Once we left the lock I went at canal speed to ensure they got well ahead and when we arrived at the next lock they had gone.

There was no one moored at Fotheringhay above the bridge and only a few below. One of the boats moored below was nb. Moriarty  who are the new occupants of our old mooring at Napton. As we approached Warmington lock we could see the two boat that we had been following above the lock, but they were both moored on the offside with no one on board, so I expect they have walked over to Eaglethorpe for lunch. The river use to run through Eaglethorpe in a large loop but the lock has now bypassed the village by quite a bit.

We carried on to moor just above Elton Lock, I think we have moored on the wrong side and should be on the same side as the old mill, but we have stopped just before the lock landing as the water is deeper and the land flatter for getting Magic on and off.

The weather today has been cool with a few light showers and very little sun shine, the other thing we have noticed today is more irrigation pumps sitting on the bank ready to water the crops.

Tuesday 19 July 2011

The big move day 7 Tuesday

After we had eaten dinner we walked up the hill and round the church, the view across the hills from the top is quite good. DSCF6230The overnight  mooring was a very quiet, the only thing to disturb the evening was 3 people in a canoe coming by and back in the dark, not in my opinion the most sensible thing to be doing. our neighbours for the night were two long horn cows with a calf, but they didn’t disturb us at all.

This morning we were away at our normal time of about 10 am. the boat moored a little way upstream left at the same time so I went upstream to where he was moored to wind as the river was a bit wider there.
The morning started off very warm and it was strange to be going along with the hot sun on my neck and able to see the rain falling in the distance, it did manage to catch up with us about half an hour before we moored up for the day.

We have seen quite a few Buzzards and Kites today as the riverKite ran beside the woods and I managed to get a few photographs, looking at them after we had moored up it looks as if this one has a pair of tags on his wings, but I may be wrong.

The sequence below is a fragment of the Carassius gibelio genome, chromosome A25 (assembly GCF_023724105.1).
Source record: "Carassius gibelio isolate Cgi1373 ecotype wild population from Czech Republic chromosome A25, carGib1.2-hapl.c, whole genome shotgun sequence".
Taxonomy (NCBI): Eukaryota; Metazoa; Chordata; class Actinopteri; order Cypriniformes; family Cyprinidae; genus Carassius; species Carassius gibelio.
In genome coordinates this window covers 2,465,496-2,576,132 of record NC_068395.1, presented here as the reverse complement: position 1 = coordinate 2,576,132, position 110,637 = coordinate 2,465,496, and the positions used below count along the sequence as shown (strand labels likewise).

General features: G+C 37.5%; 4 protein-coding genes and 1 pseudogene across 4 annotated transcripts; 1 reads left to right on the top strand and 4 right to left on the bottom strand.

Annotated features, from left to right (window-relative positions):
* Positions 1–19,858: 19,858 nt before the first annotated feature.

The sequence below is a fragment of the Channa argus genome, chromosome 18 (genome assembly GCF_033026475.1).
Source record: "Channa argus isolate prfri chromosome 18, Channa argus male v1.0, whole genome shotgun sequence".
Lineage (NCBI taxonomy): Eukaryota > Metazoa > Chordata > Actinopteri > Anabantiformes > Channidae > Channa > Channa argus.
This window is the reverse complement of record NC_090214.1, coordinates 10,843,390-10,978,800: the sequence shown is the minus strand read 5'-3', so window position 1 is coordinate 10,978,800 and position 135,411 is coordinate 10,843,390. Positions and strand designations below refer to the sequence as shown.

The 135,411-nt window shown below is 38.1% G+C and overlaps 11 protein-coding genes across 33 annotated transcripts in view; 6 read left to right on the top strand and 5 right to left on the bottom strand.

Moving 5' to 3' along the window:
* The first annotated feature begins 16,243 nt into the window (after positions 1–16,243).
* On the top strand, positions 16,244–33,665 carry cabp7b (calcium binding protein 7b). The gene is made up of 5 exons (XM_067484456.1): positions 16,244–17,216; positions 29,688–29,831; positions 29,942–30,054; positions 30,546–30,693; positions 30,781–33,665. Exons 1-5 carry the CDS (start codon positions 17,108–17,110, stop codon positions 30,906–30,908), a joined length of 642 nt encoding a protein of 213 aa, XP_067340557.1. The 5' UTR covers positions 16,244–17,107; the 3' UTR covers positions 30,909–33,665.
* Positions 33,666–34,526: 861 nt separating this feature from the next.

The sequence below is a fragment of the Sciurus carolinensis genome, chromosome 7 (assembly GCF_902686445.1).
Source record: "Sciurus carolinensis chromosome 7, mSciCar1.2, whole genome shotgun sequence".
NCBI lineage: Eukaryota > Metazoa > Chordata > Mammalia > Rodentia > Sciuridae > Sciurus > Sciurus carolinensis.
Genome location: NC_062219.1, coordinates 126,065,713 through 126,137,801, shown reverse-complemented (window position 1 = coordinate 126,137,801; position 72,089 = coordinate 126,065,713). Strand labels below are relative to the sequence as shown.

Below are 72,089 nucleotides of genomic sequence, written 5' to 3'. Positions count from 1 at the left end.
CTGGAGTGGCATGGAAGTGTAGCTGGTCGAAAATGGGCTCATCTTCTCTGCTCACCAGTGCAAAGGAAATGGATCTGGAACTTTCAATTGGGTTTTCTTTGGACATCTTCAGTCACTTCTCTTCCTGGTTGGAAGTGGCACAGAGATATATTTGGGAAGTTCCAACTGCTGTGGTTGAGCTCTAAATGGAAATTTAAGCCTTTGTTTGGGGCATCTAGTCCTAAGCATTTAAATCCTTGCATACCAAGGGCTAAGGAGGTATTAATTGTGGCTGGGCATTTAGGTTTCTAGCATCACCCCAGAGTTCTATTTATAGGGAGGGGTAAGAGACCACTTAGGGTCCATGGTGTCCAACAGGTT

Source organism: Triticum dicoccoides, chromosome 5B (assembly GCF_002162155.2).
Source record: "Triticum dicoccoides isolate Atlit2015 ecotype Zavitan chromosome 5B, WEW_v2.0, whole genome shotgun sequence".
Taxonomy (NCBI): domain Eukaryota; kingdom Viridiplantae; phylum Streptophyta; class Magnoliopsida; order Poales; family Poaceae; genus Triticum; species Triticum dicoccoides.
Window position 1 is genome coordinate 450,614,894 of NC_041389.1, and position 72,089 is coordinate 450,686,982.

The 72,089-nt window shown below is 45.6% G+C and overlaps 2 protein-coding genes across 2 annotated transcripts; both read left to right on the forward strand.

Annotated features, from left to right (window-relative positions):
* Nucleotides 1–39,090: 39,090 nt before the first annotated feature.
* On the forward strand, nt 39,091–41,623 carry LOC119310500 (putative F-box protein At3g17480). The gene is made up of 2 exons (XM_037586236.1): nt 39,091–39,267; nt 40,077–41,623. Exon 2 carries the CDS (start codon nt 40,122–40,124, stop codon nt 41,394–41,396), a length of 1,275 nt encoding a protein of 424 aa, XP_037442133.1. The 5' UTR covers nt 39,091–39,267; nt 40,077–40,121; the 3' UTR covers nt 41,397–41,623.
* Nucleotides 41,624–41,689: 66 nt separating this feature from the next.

We met a couple of boats on our way down, the first was heading back to Milton Keens as they only had a weeks visitor licence, the second was on their way out from the Middle Level they had bought 3 one day licences at £7 to do the Nene and then two 1 month licences for BW waters.

We have moored for the night above Ashton Lock on the weir stream, This is quite long but there were only 2 spaces big enough for a Narrowboat when we arrived a 1 p.m. We luckily chose the first. After lunch the boat that had been moored in front of us last night arrived and as they had helped us moor I offered them to breast beside us, however they felt they could get in the gap further down, so we went to take their ropes. We got them in OK but then found there was a wasps nest right beside their fore deck, needless to say the decided not to stay and have moved to moor on the outside of a friends boat.

Since we have been here a wide beam has been down, turned round and left, we did offer him the chance to breast as he went by, which is much more than he did for us last night when he was moored outside the pub and we were looking for somewhere to stop.

A Moored Narrowboat has decided to move on, he untied got to mid stream and then lost drive. I started Harnser, untied and we went and got him and towed him back to where he was moored, so its gear box or drive plate problems for him.

We have had heavy showers with thunder and lightning and to top it all the EA managed to squeeze their van passed all the mooring pins to drive down to the lock and back.